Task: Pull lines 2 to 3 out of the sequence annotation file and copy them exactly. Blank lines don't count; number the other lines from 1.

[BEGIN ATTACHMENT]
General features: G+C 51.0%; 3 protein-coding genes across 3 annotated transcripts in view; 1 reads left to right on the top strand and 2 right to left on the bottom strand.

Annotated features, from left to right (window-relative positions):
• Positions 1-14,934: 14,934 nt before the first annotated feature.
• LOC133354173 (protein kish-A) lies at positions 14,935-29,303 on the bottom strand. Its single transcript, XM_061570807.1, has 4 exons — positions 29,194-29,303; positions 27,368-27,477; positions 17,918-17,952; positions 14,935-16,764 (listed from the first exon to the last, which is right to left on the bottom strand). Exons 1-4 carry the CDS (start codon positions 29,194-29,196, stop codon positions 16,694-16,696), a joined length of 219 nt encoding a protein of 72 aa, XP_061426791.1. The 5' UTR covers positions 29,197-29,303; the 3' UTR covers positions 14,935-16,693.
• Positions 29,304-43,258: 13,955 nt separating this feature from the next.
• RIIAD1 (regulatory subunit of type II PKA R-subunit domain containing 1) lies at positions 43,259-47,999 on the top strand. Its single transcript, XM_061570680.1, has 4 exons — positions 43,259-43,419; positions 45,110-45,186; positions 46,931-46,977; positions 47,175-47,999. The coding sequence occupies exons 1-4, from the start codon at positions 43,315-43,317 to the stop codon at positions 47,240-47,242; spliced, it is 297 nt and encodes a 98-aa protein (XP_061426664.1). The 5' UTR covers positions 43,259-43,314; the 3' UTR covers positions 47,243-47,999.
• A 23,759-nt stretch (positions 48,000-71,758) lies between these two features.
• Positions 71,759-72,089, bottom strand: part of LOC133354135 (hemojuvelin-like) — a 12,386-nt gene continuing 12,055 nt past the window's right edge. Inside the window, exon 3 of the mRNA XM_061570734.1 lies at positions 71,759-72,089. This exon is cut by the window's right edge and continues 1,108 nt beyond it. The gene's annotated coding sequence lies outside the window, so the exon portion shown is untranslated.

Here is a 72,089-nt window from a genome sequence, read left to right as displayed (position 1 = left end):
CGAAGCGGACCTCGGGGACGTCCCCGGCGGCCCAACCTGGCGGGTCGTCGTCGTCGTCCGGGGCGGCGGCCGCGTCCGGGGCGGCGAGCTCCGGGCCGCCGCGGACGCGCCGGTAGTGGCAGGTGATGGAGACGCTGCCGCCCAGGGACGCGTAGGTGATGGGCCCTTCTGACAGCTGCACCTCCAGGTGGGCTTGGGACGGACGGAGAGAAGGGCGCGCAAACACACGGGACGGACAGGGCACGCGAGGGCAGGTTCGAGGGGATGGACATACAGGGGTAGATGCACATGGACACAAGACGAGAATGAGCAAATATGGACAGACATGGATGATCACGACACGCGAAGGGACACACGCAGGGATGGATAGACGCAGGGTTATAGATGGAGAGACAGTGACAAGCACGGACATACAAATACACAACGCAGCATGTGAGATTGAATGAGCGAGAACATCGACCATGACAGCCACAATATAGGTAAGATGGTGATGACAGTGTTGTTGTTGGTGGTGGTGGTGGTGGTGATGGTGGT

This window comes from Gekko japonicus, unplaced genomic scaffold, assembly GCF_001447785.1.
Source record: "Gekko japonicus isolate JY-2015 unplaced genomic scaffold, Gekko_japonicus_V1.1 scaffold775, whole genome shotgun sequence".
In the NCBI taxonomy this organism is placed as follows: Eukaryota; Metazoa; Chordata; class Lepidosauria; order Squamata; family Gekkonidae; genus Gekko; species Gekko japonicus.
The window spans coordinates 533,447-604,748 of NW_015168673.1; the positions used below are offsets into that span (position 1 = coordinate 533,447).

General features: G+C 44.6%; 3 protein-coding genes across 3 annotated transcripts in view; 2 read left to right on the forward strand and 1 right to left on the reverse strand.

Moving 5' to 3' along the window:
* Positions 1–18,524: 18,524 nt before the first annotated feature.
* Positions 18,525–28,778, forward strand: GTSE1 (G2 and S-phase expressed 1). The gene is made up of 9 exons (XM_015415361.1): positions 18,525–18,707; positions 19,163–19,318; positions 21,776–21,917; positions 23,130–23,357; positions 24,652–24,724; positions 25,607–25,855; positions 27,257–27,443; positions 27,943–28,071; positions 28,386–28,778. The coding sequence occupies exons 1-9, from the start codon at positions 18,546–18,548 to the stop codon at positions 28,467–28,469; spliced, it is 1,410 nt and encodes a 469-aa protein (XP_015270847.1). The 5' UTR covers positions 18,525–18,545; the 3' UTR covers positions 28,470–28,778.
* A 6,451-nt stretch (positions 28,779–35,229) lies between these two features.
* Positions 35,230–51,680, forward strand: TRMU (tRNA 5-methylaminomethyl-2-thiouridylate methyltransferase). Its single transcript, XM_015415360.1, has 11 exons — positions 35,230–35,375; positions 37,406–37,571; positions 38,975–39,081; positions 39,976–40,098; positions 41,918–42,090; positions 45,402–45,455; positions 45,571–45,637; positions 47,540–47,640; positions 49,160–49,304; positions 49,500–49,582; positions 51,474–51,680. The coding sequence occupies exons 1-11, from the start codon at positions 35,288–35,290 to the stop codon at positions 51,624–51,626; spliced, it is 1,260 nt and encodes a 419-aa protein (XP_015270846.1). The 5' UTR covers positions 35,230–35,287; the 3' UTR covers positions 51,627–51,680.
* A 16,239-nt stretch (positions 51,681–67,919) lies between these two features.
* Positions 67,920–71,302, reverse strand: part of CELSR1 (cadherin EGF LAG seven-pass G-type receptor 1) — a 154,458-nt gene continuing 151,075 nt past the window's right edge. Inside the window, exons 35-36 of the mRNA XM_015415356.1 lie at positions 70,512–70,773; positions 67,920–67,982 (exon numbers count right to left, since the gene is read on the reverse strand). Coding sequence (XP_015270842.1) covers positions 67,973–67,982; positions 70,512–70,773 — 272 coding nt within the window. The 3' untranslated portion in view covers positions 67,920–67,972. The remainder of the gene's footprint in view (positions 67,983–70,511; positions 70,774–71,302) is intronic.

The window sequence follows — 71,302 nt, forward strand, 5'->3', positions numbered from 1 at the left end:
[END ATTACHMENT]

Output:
Annotated features, from left to right (window-relative positions):
• Positions 1-14,934: 14,934 nt before the first annotated feature.